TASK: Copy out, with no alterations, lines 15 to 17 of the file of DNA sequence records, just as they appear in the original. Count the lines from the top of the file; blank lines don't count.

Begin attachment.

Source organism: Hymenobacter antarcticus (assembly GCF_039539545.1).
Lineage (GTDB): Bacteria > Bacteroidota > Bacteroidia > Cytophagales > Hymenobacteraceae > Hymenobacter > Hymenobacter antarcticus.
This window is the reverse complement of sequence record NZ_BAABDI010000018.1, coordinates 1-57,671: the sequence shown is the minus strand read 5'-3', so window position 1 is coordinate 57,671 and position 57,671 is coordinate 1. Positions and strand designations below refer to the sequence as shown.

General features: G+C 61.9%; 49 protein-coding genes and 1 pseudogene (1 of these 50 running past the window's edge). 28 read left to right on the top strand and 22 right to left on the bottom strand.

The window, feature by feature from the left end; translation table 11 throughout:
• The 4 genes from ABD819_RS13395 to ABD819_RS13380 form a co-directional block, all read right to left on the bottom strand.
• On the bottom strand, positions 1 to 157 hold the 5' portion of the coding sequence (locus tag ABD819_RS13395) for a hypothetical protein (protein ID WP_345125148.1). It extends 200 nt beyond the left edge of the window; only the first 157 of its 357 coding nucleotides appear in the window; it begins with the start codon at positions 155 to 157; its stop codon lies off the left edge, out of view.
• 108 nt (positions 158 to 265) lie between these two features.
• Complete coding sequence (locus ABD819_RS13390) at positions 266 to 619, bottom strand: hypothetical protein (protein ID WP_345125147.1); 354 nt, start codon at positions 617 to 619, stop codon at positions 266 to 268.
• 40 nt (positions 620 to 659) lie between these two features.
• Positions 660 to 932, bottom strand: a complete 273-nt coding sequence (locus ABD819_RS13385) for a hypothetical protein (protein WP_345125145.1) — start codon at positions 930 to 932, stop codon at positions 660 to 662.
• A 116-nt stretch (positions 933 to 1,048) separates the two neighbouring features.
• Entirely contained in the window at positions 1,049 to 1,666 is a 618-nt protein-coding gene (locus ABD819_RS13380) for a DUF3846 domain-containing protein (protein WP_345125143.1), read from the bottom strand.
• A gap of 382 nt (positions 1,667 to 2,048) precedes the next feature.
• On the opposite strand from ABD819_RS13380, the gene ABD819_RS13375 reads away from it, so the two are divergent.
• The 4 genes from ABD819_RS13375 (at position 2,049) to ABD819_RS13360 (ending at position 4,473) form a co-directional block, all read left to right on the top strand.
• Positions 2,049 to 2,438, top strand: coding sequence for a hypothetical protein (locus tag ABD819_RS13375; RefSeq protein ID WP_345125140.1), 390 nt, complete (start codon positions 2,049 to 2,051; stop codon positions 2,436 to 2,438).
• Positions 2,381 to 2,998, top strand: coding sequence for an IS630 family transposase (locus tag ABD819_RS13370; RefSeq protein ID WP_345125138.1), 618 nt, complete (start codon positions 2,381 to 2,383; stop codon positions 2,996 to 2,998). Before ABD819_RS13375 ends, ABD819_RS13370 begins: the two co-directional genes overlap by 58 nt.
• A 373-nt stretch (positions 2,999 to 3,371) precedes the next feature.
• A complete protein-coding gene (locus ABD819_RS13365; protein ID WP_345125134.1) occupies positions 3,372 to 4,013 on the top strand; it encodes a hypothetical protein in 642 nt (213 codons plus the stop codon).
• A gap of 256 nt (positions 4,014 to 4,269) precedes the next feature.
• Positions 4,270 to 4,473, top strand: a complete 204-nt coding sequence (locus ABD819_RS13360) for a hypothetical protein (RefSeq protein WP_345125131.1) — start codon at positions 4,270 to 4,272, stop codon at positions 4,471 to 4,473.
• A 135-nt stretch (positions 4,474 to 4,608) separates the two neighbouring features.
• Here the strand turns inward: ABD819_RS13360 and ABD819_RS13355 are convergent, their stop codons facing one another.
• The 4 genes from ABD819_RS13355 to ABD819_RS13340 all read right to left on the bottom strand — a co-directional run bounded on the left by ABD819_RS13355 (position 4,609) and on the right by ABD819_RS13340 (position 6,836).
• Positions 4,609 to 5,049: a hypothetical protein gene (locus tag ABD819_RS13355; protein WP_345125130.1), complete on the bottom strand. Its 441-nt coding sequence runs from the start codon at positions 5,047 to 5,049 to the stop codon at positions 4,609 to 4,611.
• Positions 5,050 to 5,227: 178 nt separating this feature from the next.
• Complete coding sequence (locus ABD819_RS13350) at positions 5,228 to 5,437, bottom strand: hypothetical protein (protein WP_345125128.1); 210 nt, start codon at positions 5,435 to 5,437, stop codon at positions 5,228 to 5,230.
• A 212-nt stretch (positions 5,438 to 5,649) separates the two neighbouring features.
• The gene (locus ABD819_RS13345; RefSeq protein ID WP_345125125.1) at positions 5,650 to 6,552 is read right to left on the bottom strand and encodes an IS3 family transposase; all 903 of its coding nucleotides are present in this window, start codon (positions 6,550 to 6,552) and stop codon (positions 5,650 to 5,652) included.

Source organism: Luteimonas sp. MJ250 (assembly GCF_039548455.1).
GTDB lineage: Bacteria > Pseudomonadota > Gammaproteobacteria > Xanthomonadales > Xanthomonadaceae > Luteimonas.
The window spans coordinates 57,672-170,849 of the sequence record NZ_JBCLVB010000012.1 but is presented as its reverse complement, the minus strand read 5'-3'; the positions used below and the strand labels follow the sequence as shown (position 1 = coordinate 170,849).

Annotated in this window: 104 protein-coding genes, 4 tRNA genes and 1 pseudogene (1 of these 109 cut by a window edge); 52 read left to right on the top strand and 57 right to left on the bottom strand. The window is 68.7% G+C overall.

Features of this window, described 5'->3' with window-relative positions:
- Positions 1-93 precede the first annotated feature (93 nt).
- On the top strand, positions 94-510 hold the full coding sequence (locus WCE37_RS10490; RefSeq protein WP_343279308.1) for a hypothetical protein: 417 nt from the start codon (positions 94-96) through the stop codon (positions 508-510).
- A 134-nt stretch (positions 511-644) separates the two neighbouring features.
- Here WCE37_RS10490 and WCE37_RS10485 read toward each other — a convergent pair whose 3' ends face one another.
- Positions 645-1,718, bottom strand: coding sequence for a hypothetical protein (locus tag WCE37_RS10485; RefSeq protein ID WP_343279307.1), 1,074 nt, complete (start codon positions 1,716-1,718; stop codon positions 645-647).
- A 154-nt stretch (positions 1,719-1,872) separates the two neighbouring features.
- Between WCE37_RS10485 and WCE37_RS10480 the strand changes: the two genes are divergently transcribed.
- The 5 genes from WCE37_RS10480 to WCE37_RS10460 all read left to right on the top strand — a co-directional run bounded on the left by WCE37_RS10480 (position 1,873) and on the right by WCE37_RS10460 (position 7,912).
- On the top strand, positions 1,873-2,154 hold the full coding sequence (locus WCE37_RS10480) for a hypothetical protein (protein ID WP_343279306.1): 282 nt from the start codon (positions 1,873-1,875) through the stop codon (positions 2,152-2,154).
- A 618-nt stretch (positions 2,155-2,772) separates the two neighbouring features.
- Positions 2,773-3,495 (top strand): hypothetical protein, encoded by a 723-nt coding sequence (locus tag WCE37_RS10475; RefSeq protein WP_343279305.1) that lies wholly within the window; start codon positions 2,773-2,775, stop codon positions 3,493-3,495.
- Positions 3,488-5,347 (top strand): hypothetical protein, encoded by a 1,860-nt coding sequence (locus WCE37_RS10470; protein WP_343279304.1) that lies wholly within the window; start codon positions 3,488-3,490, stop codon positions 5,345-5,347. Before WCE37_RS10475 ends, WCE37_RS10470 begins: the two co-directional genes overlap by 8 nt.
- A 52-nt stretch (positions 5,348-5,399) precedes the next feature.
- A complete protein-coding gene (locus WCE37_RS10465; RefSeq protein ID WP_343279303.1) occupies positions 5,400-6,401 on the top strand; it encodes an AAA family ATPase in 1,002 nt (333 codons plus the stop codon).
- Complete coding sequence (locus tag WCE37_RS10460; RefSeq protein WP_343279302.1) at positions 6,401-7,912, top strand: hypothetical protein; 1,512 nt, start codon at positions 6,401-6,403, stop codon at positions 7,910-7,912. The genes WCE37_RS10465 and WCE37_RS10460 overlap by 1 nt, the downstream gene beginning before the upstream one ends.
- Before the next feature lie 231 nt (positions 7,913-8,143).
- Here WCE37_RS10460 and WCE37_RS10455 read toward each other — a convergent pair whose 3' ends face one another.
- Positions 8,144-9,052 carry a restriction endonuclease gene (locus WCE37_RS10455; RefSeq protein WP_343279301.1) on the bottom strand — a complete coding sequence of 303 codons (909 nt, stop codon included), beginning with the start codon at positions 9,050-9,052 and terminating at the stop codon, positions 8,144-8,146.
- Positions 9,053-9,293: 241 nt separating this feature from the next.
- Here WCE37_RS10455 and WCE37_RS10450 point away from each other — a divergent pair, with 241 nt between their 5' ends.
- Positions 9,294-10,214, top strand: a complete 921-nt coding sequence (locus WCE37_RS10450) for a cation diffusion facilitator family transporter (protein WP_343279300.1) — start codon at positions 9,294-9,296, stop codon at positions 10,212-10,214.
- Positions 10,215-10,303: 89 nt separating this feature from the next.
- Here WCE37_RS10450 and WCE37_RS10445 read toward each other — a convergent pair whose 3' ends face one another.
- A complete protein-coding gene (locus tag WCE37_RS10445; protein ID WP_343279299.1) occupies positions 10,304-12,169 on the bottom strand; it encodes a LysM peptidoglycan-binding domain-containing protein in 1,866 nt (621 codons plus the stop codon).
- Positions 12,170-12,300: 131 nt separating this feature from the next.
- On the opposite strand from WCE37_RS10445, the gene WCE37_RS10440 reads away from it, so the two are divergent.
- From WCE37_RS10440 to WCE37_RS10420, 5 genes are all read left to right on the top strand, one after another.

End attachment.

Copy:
• On the opposite strand from ABD819_RS13380, the gene ABD819_RS13375 reads away from it, so the two are divergent.
• The 4 genes from ABD819_RS13375 (at position 2,049) to ABD819_RS13360 (ending at position 4,473) form a co-directional block, all read left to right on the top strand.
• Positions 2,049 to 2,438, top strand: coding sequence for a hypothetical protein (locus tag ABD819_RS13375; RefSeq protein ID WP_345125140.1), 390 nt, complete (start codon positions 2,049 to 2,051; stop codon positions 2,436 to 2,438).